Priesthood must be open to all Hindus

Priesthood must be open to all Hindus

Last week’s Supreme Court judgment which says that a Hindu person cannot be restricted from carrying out priestly duties at a public place of worship on the basis of caste is welcome, as it apparently does away with a traditional notion of priestly privilege, limited to Brahmins.

The court has said that such a restriction is against the constitutional provisions which guarantee equality before the law and ban discrimination and untouchability. But the judgment does not go far enough to translate in practice the ideas of equality and non-discrimination in all cases. This is because the judgment also allows agama shastras, which are traditional norms to guide the appointment of priests, if they are applicable in individual cases. The court views the agamas as not proscribing any citizens from being appointed as archakas on the basis of caste or class. But this is not the case in practice.

The judgment is similar to an earlier judgment of the court in 1971 when it had held that ‘denomination’ and ‘usage’ are important in the appointment of priests. The then DMK government in Tamil Nadu had brought in a law which allowed all persons, regardless of caste, to become priests in Hindu temples. While the court abolished hereditary rights for priesthood, it said that ‘usage’ and ‘denomination’ can also be factors to be taken into consideration.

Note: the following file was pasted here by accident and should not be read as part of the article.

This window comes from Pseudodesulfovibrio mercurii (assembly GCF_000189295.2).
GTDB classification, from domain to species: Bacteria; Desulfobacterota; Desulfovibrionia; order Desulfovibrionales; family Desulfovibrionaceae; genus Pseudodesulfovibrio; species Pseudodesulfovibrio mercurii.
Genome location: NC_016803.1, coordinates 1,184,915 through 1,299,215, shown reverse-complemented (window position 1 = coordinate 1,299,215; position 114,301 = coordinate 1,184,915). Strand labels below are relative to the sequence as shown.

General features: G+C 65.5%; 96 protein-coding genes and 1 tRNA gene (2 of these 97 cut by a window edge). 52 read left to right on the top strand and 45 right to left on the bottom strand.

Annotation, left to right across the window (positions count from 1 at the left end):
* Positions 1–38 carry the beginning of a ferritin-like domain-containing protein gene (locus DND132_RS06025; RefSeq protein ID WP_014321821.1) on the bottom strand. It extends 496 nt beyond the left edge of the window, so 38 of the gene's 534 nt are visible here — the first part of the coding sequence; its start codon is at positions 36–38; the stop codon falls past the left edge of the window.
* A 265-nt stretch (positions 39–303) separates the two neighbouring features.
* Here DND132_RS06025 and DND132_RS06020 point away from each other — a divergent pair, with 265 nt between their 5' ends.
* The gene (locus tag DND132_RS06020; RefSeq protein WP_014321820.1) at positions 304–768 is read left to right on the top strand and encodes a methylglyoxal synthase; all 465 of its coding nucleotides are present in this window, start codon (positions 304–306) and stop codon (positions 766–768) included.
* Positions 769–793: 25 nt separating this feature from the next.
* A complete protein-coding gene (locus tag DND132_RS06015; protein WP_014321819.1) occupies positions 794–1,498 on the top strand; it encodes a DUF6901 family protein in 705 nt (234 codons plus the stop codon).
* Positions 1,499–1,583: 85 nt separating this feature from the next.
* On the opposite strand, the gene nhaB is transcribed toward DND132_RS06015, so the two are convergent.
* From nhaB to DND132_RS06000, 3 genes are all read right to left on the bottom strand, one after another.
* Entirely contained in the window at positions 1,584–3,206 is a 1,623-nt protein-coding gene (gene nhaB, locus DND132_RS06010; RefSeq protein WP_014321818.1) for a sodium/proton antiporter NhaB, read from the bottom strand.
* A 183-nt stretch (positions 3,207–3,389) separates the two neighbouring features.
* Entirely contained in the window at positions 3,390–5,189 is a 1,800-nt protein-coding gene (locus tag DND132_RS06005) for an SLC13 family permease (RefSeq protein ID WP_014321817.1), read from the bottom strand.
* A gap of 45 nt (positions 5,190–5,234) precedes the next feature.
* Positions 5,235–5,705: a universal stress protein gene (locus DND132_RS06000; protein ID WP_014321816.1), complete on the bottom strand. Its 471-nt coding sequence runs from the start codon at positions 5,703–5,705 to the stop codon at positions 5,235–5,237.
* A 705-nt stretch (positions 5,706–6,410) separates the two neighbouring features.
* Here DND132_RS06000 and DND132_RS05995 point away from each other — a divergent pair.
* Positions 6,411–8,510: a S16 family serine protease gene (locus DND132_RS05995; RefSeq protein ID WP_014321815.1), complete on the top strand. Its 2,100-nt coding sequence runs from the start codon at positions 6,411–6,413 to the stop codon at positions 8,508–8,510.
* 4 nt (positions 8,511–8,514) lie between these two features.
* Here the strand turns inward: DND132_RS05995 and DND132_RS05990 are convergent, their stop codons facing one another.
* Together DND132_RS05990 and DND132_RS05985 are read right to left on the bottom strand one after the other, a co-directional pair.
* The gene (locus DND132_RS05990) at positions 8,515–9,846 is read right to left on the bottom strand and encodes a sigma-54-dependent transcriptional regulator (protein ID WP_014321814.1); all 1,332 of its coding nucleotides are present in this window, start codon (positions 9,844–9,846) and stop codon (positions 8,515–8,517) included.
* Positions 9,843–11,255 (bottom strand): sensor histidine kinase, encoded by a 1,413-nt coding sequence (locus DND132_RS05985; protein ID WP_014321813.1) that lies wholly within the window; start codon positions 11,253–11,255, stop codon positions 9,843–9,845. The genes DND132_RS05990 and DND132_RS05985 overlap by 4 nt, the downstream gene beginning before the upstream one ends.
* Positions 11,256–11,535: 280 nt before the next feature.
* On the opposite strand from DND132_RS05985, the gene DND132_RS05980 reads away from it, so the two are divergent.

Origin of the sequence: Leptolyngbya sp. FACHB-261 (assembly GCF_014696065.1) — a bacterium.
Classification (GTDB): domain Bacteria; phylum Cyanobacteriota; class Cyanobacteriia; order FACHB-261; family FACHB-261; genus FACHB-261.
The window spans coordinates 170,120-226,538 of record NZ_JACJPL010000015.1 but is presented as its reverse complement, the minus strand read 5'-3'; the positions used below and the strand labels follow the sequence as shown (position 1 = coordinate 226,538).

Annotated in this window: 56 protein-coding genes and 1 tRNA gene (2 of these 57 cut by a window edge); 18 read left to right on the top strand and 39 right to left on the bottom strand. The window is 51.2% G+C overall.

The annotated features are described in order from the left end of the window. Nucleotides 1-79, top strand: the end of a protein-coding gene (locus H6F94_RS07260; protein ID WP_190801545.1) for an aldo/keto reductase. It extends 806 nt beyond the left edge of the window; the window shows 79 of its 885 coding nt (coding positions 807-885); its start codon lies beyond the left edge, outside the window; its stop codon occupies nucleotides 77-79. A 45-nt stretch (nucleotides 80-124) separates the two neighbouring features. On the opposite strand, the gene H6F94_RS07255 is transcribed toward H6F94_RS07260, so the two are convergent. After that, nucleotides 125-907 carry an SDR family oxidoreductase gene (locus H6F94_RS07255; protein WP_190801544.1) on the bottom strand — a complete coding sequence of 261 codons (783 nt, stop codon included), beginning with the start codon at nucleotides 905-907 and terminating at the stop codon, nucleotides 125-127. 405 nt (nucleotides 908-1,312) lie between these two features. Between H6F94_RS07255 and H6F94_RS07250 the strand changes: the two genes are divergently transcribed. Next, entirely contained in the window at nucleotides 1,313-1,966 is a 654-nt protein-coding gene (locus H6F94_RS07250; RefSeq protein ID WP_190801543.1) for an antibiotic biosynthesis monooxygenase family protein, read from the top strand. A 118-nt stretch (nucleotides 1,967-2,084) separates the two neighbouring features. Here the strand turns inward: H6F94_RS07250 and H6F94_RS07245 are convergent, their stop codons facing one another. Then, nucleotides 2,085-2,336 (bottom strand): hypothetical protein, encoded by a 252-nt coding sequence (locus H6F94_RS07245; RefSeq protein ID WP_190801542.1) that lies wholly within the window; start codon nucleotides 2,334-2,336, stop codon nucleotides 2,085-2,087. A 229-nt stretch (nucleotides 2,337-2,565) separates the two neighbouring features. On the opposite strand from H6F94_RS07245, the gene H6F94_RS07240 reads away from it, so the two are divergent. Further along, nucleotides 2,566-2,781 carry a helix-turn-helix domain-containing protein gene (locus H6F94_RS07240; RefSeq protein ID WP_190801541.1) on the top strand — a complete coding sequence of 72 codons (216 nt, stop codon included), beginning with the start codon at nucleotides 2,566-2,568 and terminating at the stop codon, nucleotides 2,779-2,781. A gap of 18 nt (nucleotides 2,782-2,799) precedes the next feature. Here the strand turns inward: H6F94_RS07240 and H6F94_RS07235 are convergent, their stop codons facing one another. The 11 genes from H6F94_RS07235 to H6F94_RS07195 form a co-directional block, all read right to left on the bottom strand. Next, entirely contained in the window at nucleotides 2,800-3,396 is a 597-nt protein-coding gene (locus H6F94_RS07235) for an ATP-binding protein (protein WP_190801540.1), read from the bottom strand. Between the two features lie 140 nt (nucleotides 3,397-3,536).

The TN government continued to pursue its proposal and the latest judgment is in response to the legal challenge to the government’s move. The court has said that the right to practice agamas is part of the right to practice one’s religion and manage religious affairs, if it does not impinge on the right to equality. This has been seen as striking a balance between freedom of religion and other basic rights and between tradition and the non-discriminatory ethos of the times. But the problem with this position is that the agamas are often exclusionary in practice.

It is argued that the agamas do not discriminate on the basis of caste, because even some groups of Brahmins, who do not belong to a particular denomination, cannot be priests in some temples. It is argued that gothras, which are not castes, may be considered for appointment as priests. But in practice, this would exclude Dalits and many other non-Brahmin aspirants as they will not be able to prove that they belong to a particular gothra, which is a lineage from a rishi. Ideally, priesthood should be open to all Hindus who are trained in priestly duties, without conditions.

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